… well, our troops in Europe, anyway; regrettably, Defense Secretary Gates has stopped plans to further reduce the size of our forces based there. The larger question is why do we have any troops still based in Europe? (Or South Korea, for that matter.) Other than the practical issue of delaying their relocation because permanent housing hasn’t yet been completed, the rationales offered are unconvincing, to say the least. The Pentagon’s press secretary put it this way:
Mr. Morrell acknowledged that delaying the return of American ground forces from Europe “also fits with what the secretary feels we should be doing in projecting strength around the world.”
Holding the American troop level steady in Europe would be “a reminder to the rest of the world that, though we have our hands full in Iraq and Afghanistan, we are still very much engaged globally, and our commitment to our allies is not at all diminished,” Mr. Morrell said.
In other words, even if we stay the course in the Middle East, wrapping up our now-irrelevant military presence in Europe would make people think we were cutting and running. I’m afraid that’s absurd — what we have instead is the Spanish-American War telephone tax in a military context — once bureaucracies get a foothold somewhere, they’re loath to give it up.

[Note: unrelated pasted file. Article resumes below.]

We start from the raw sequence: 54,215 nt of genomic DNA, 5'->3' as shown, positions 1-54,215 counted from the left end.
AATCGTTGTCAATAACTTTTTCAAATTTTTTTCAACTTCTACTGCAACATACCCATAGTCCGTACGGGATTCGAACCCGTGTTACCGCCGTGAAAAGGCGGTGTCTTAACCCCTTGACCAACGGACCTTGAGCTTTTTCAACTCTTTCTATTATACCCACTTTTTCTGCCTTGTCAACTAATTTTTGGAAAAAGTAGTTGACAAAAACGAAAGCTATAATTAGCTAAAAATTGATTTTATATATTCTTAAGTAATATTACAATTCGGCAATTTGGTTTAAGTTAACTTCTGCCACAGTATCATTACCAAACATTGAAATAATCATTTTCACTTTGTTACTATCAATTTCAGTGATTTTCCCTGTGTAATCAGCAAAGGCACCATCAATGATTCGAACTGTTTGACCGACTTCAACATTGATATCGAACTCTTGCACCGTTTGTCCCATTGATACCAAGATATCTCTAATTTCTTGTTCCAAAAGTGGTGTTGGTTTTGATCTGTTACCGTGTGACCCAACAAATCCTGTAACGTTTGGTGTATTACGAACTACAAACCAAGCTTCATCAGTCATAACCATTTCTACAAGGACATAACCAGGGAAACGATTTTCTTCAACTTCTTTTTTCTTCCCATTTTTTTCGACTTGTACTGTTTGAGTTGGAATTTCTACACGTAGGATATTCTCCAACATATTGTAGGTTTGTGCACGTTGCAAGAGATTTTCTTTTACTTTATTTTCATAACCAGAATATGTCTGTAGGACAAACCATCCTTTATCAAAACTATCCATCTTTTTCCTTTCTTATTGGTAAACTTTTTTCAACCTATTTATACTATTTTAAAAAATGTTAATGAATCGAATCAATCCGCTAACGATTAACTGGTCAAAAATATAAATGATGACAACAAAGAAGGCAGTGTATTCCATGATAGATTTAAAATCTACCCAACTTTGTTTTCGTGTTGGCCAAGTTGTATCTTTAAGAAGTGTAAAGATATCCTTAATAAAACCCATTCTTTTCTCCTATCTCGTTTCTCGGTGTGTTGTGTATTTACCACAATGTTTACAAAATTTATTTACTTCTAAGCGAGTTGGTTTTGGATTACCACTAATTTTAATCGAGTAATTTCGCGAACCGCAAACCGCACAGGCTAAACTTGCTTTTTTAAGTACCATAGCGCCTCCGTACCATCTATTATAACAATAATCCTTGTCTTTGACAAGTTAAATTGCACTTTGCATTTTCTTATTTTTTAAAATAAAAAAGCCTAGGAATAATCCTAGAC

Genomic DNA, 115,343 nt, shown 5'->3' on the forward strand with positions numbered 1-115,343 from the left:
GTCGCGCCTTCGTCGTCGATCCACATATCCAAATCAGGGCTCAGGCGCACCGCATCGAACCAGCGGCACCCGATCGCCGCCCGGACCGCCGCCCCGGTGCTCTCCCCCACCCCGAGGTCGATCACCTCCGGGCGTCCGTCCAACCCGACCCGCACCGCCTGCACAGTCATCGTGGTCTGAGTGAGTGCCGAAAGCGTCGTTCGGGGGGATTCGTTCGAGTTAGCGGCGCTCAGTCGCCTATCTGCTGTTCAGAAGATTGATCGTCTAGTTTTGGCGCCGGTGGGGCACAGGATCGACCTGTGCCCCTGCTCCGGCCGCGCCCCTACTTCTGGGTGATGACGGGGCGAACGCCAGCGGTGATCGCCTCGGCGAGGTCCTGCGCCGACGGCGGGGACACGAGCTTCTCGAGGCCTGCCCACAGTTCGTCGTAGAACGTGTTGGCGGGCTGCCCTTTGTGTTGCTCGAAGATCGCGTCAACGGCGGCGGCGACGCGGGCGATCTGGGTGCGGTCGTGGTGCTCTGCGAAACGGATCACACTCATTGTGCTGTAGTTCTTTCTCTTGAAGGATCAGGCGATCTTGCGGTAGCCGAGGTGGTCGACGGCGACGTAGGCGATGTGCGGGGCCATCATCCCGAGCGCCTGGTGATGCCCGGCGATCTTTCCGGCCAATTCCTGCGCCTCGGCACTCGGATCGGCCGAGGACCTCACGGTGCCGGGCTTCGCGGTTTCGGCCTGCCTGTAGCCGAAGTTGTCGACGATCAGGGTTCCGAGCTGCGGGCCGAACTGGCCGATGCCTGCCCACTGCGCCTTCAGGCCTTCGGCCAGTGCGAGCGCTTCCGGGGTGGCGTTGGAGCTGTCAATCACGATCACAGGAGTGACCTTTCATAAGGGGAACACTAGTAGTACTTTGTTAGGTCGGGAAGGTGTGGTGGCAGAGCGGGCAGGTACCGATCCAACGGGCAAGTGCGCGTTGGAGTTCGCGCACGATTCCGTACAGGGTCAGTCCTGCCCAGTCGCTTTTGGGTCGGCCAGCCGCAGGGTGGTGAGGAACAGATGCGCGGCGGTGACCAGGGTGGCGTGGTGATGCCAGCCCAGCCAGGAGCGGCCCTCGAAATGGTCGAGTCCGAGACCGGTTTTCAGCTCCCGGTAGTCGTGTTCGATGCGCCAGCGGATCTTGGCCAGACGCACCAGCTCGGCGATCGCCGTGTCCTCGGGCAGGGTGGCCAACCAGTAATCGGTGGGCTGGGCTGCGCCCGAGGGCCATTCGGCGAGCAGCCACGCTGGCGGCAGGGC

Oh, and Max Boot adds an especially frivolous reason for keeping troops in Europe:
Finally, there is a cultural cost involved: generations of American soldiers and their families generally have enjoyed living for a few years in Europe, and this has fostered closer trans-Atlantic cultural links. It is hard to see why it is good either for Europeans or Americans to have more troops consolidated on giant, dusty bases in the middle of Texas or other uncongenial spots back home.
Eeek! Texas! NOOOOOO!